Thursday, November 19, 2009

"Le Beaujolais Nouveau est arrivé! "


When I lived near DC in the mid-80s, Beaujolais Nouveau Day, the third Thursday in November, was a heavily hyped, all-day party across the District, flowing from French bistros and wine bars in Georgetown and Capitol Hill. It really opened my eyes (and my young palate) to how much fun wine could be.
For a little while it was also a popular wine day in Philly, but that seems to have died down. I can remember trolling around town with friends (including wine saveur extraordinaire Katie Loeb!) sampling different Nouveaus on one very cold third Thursday in November, not too long ago. It was one of the most enjoyable wine experiences I've ever had.
Well, today is the day. And I have read in several places that this year's Nouveau may be the best vintage in 50 years. Yeah, I know, hype on top of hype. But I readily admit that I really enjoy this wine, especially on Thanksgiving, when its light, fruity, slightly vegetal taste and lightly fizzy mouthfeel pairs very well with all the foods on Turkey Day. I think of it like this: Session Wine. Light, quaffable, flavorful, bouncy, and very food-friendly, no different than the growing crop of session beers out there. It's a fun drink, nothing more, nothing less.
Now there's a huge history b
ehind all this hype. I found this on a website called IntoWine.com:
At one past midnight on the third Thursday of each November, from little villages and towns like Romanèche-Thorins, over a million cases of Beaujolais Nouveau begin their journey through a sleeping France to Paris for immediate shipment to all parts of the world. Banners proclaim the good news: "Le Beaujolais Nouveau est arrivé!(The New Beaujolais has arrived!)" One of the most frivolous and animated rituals in the wine world has begun.

By the time it is over, over 65 million bottles, nearly half of the region's total annual production, will be distributed and drunk around the world. It has become a worldwide race to be the first to serve to this new wine of the harvest. In doing so, it has been carried by motorcycle, balloon, truck, helicopter, jet, elephant, runners and rickshaws to get it to its final destination. It is amazing to realize that just weeks before this wine was a cluster of grapes in a growers vineyard. But by an expeditious harvest, a rapid fermentation, and a speedy bottling, all is ready at the midnight hour.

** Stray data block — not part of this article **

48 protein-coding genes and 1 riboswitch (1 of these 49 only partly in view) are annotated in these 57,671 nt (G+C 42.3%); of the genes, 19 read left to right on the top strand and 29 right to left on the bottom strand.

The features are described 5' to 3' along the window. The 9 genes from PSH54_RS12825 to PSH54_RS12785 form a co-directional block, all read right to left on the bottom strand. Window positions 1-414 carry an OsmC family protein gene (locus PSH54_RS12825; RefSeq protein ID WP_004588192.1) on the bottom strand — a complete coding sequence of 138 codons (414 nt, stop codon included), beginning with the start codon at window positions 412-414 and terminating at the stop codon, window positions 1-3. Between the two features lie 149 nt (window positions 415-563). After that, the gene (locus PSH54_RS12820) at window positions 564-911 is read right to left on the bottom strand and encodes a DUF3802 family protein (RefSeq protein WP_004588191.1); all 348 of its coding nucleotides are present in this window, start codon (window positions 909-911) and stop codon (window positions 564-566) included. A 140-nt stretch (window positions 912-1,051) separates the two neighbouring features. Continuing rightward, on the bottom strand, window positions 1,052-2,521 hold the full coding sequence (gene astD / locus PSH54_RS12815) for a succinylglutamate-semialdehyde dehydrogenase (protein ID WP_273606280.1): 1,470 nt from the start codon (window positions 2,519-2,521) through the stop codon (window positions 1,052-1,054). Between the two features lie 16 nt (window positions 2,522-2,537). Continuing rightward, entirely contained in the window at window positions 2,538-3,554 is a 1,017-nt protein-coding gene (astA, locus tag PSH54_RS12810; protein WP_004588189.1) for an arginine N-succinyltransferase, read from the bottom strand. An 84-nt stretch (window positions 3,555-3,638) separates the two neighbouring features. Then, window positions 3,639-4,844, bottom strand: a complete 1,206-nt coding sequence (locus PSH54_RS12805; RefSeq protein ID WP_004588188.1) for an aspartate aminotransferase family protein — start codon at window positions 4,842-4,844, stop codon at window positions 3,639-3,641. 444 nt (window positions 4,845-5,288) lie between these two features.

Beaujolais Nouveau began as a local phenomenon in the local bars, cafes, and bistros of Beaujolais and Lyons. Each fall the new Beaujolais would arrive with much fanfare. In pitchers filled from the growers barrels, wine was drunk by an eager population. It was wine made fast to drink while the better Beaujolais was taking a more leisurely course. Eventually, the government stepped into regulate the sale of all this quickly transported, free-flowing wine. In 1938 regulations and restrictions were put in place to restrict the where, when, and how of all this carrying on. After the war years, in 1951, these regulations were revoked by the region's governing body, the Union Interprofessional des Vins de Beaujolais (UIVB), and the Beaujolais Nouveau was officially recognized. The official release date was set for November 15th. Beaujolais Nouveau was officially born. By this time, what was just a local tradition had gained so much popularity that the news of it reached Paris. The race was born. It wasn't long thereafter that the word spilled out of France and around the world. In 1985, the date was again changed, this time to the third Thursday of November tying it to a weekend and making the celebration complete. But wherever the new Beaujolais went, importers had to agree not to sell it before midnight on the third Thursday of November.
I hope you'll grab a bottle or two and post your thoughts on the wine here. I'll be doing that myself as soon as I get it home later today.

1 comment:

Rich said...

Not sure if I like this year's Nouveau, but there's still what you'd expect and a lot of surprises: still a shiny, shimmery garnet red, with tons of raspberres up front, but then--the vines and earth are more noticeable, some leather and smoke in the middle, hints of bitter chocolate and then a DRY finish! DRY!
Reminds me of some of the wild, brash Oregon Syrahs I've had in recent years. Bottom line: it's gonna be great with your turkey.